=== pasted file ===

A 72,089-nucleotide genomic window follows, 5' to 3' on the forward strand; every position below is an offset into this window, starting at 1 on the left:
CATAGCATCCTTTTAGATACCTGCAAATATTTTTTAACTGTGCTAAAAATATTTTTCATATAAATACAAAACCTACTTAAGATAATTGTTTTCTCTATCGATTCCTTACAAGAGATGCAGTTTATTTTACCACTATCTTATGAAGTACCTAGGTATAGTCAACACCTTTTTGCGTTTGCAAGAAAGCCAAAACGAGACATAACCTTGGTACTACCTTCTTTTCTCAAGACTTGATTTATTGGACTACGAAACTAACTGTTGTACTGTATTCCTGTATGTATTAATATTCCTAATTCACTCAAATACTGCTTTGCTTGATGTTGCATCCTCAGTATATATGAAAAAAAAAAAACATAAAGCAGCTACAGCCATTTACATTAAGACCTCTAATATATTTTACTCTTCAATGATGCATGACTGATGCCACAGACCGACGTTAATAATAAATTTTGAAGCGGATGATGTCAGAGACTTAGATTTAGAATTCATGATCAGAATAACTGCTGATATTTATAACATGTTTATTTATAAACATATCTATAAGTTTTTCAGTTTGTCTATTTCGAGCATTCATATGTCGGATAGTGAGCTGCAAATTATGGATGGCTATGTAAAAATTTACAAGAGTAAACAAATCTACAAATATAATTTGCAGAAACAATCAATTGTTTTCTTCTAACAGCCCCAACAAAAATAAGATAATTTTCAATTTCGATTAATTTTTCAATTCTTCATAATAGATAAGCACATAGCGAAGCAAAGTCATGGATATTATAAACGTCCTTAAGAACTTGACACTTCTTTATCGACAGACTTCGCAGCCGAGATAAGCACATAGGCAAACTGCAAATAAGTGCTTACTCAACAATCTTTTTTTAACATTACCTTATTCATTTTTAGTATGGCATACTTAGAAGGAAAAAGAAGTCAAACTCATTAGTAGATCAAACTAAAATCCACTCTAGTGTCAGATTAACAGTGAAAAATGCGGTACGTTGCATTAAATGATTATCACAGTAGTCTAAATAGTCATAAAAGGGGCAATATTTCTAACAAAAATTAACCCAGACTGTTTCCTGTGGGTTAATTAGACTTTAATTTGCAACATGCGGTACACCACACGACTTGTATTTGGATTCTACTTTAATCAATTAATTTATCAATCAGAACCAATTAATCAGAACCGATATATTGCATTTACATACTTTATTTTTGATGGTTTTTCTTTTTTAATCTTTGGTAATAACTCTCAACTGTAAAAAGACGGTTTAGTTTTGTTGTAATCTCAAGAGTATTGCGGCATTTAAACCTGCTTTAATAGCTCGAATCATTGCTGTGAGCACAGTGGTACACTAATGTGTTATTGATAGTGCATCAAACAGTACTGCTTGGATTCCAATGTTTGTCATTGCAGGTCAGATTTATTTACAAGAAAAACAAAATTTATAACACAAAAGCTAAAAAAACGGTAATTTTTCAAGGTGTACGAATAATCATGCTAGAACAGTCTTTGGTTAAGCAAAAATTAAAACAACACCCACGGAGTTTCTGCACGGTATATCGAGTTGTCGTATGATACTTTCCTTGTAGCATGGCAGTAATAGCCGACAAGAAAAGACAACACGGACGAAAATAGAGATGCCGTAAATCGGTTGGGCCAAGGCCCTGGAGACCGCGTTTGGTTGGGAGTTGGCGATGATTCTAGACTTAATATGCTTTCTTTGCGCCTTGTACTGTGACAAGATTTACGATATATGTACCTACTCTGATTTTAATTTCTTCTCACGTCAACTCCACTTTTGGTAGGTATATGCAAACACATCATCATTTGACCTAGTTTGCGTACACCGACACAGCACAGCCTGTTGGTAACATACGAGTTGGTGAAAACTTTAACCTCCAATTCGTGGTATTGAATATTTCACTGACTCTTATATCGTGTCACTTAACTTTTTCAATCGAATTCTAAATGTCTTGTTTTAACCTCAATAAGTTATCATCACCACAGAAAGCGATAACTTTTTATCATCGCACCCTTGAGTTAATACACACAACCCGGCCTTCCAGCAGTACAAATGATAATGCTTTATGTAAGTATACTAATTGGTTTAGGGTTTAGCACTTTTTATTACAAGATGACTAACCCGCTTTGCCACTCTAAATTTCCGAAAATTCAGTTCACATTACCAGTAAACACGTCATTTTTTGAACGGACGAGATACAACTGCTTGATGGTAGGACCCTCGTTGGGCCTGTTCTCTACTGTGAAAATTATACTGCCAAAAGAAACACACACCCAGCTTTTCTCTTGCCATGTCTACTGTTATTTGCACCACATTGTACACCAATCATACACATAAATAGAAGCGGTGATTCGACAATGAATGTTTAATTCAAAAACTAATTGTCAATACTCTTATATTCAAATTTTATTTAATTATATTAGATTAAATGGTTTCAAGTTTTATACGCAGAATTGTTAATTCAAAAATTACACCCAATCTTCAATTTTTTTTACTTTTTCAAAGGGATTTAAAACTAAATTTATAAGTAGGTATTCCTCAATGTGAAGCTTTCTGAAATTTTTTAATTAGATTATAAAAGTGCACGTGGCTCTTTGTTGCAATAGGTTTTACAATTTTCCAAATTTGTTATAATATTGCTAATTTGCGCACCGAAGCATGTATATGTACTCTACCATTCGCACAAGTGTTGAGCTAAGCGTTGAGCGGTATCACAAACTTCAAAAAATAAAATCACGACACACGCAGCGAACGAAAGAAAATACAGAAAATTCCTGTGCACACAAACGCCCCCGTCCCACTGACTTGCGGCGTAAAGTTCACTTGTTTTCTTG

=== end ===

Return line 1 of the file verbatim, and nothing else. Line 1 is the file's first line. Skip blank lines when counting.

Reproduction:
A 72,089-nucleotide genomic window follows, 5' to 3' on the forward strand; every position below is an offset into this window, starting at 1 on the left: